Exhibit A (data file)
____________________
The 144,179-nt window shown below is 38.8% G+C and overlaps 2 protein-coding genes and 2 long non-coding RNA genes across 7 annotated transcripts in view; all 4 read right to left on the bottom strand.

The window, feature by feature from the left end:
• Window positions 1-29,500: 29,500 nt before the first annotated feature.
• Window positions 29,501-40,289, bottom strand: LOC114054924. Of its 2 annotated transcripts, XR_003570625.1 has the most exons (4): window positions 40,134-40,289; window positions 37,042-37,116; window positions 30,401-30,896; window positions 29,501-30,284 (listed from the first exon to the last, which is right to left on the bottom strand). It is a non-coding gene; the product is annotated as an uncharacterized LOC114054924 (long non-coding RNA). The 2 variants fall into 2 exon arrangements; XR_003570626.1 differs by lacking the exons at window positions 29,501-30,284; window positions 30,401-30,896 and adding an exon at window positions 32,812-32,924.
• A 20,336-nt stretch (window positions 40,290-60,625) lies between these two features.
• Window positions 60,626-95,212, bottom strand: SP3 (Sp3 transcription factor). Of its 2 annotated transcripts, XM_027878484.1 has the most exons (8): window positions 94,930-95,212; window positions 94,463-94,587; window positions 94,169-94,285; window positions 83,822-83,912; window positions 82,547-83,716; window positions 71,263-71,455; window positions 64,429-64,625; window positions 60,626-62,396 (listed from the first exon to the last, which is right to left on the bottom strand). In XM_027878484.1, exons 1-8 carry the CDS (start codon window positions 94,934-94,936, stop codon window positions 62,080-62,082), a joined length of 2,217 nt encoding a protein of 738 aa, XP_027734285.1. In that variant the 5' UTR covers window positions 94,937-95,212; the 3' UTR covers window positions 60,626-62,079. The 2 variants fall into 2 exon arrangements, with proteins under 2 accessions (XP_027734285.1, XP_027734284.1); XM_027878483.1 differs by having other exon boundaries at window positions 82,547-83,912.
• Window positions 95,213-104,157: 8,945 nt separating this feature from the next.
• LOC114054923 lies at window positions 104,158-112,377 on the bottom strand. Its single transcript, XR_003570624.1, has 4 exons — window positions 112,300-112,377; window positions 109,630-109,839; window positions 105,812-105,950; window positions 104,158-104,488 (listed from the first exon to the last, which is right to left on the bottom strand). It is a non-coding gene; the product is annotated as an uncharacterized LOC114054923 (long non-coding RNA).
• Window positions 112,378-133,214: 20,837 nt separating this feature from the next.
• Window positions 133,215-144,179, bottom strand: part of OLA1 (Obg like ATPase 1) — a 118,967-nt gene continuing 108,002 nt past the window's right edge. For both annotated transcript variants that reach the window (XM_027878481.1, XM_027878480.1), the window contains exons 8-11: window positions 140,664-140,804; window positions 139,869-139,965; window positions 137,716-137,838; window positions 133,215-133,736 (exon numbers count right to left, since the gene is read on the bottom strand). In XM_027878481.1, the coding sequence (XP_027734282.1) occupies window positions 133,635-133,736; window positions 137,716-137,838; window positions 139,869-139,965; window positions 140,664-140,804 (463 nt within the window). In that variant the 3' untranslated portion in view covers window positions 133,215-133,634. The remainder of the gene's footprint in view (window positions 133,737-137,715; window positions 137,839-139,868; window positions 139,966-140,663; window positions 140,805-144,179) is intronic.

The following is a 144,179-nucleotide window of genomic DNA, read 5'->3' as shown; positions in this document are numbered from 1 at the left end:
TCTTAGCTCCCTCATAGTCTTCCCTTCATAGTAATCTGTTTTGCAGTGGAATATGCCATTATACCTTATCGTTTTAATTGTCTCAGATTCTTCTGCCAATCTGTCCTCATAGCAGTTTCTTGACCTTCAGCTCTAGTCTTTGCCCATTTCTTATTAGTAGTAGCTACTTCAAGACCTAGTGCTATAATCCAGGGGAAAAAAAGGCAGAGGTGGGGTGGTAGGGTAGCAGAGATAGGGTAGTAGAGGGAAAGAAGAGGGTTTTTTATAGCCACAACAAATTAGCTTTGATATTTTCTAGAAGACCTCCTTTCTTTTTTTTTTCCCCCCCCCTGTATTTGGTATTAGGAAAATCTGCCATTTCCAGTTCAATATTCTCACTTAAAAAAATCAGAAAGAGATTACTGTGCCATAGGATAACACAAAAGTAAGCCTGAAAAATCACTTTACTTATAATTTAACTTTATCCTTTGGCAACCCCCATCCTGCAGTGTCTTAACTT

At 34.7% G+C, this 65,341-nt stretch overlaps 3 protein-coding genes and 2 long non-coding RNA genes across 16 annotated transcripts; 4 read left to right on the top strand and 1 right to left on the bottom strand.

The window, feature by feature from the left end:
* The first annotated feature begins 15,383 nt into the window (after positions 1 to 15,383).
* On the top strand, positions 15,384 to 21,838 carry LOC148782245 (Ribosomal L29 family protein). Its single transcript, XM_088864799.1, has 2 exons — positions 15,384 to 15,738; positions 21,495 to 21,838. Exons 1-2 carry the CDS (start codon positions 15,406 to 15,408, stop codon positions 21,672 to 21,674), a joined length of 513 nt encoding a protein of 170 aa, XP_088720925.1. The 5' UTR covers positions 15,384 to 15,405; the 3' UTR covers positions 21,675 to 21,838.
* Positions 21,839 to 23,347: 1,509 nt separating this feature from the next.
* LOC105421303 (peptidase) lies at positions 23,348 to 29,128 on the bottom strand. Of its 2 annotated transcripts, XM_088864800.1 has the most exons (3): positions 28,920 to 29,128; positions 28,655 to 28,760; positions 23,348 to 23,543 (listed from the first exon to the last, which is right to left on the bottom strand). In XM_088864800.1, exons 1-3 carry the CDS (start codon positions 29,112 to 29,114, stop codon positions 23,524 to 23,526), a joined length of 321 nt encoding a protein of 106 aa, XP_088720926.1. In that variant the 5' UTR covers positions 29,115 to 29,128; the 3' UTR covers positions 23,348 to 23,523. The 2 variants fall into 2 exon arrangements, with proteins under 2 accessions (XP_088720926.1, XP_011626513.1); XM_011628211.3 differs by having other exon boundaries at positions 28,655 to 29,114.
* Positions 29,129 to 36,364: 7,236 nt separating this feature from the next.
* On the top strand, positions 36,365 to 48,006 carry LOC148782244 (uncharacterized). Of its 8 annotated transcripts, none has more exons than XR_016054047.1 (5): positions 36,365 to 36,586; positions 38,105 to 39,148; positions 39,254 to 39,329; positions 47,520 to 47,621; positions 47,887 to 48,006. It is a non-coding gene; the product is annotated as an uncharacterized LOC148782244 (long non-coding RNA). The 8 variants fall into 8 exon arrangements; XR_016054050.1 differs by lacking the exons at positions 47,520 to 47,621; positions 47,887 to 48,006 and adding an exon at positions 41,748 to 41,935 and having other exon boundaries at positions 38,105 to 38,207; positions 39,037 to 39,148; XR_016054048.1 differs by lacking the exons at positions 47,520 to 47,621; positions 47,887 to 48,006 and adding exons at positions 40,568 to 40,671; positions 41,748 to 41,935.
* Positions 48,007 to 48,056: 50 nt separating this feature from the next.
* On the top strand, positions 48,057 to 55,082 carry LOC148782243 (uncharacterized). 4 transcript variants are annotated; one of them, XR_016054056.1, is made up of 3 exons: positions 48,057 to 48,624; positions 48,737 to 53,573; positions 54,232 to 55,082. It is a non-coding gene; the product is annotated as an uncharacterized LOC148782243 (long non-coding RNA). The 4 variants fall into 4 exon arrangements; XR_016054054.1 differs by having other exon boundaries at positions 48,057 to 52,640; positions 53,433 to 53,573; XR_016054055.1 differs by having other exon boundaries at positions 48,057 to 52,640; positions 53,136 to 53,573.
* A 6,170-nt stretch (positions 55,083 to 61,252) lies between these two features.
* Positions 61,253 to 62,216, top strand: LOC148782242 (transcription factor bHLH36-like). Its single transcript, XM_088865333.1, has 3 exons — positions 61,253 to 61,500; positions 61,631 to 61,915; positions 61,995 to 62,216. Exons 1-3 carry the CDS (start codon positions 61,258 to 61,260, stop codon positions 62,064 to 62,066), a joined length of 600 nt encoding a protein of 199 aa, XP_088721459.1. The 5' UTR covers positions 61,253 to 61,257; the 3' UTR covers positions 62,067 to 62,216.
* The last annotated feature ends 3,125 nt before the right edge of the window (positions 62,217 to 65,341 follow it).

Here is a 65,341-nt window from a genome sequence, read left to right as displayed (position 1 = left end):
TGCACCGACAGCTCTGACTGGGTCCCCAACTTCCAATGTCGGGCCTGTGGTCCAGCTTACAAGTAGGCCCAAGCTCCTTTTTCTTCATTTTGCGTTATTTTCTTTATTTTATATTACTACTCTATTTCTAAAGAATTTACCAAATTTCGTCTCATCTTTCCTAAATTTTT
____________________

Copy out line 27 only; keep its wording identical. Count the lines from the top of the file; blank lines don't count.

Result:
TGCACCGACAGCTCTGACTGGGTCCCCAACTTCCAATGTCGGGCCTGTGGTCCAGCTTACAAGTAGGCCCAAGCTCCTTTTTCTTCATTTTGCGTTATTTTCTTTATTTTATATTACTACTCTATTTCTAAAGAATTTACCAAATTTCGTCTCATCTTTCCTAAATTTTT